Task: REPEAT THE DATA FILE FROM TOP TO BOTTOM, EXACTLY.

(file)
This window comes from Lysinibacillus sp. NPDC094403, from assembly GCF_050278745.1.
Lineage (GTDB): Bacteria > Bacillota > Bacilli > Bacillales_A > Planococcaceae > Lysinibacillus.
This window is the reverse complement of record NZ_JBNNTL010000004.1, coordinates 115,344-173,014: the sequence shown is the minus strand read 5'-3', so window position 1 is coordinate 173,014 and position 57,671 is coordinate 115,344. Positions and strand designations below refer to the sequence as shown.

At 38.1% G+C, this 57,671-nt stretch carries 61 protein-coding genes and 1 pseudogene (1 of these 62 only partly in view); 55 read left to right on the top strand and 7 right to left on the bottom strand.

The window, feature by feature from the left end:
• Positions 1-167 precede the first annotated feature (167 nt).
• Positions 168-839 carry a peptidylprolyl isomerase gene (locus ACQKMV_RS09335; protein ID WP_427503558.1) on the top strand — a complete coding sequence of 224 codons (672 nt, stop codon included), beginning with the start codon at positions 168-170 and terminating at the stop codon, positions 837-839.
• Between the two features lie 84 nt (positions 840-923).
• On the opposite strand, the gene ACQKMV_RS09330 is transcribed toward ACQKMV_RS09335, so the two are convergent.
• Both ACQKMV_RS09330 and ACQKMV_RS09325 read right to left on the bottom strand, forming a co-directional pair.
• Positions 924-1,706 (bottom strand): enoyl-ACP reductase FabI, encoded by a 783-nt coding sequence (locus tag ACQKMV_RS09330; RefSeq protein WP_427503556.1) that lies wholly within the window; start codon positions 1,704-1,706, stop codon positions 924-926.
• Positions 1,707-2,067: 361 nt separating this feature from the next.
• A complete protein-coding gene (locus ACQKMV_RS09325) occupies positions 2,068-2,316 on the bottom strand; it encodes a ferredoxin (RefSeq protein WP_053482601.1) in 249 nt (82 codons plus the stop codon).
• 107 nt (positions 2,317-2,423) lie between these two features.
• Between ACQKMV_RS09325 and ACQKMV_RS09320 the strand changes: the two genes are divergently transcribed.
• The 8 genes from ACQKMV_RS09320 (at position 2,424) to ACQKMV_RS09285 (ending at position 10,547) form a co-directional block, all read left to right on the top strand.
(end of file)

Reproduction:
This window comes from Lysinibacillus sp. NPDC094403, from assembly GCF_050278745.1.
Lineage (GTDB): Bacteria > Bacillota > Bacilli > Bacillales_A > Planococcaceae > Lysinibacillus.
This window is the reverse complement of record NZ_JBNNTL010000004.1, coordinates 115,344-173,014: the sequence shown is the minus strand read 5'-3', so window position 1 is coordinate 173,014 and position 57,671 is coordinate 115,344. Positions and strand designations below refer to the sequence as shown.

At 38.1% G+C, this 57,671-nt stretch carries 61 protein-coding genes and 1 pseudogene (1 of these 62 only partly in view); 55 read left to right on the top strand and 7 right to left on the bottom strand.

The window, feature by feature from the left end:
• Positions 1-167 precede the first annotated feature (167 nt).
• Positions 168-839 carry a peptidylprolyl isomerase gene (locus ACQKMV_RS09335; protein ID WP_427503558.1) on the top strand — a complete coding sequence of 224 codons (672 nt, stop codon included), beginning with the start codon at positions 168-170 and terminating at the stop codon, positions 837-839.
• Between the two features lie 84 nt (positions 840-923).
• On the opposite strand, the gene ACQKMV_RS09330 is transcribed toward ACQKMV_RS09335, so the two are convergent.
• Both ACQKMV_RS09330 and ACQKMV_RS09325 read right to left on the bottom strand, forming a co-directional pair.
• Positions 924-1,706 (bottom strand): enoyl-ACP reductase FabI, encoded by a 783-nt coding sequence (locus tag ACQKMV_RS09330; RefSeq protein WP_427503556.1) that lies wholly within the window; start codon positions 1,704-1,706, stop codon positions 924-926.
• Positions 1,707-2,067: 361 nt separating this feature from the next.
• A complete protein-coding gene (locus ACQKMV_RS09325) occupies positions 2,068-2,316 on the bottom strand; it encodes a ferredoxin (RefSeq protein WP_053482601.1) in 249 nt (82 codons plus the stop codon).
• 107 nt (positions 2,317-2,423) lie between these two features.
• Between ACQKMV_RS09325 and ACQKMV_RS09320 the strand changes: the two genes are divergently transcribed.
• The 8 genes from ACQKMV_RS09320 (at position 2,424) to ACQKMV_RS09285 (ending at position 10,547) form a co-directional block, all read left to right on the top strand.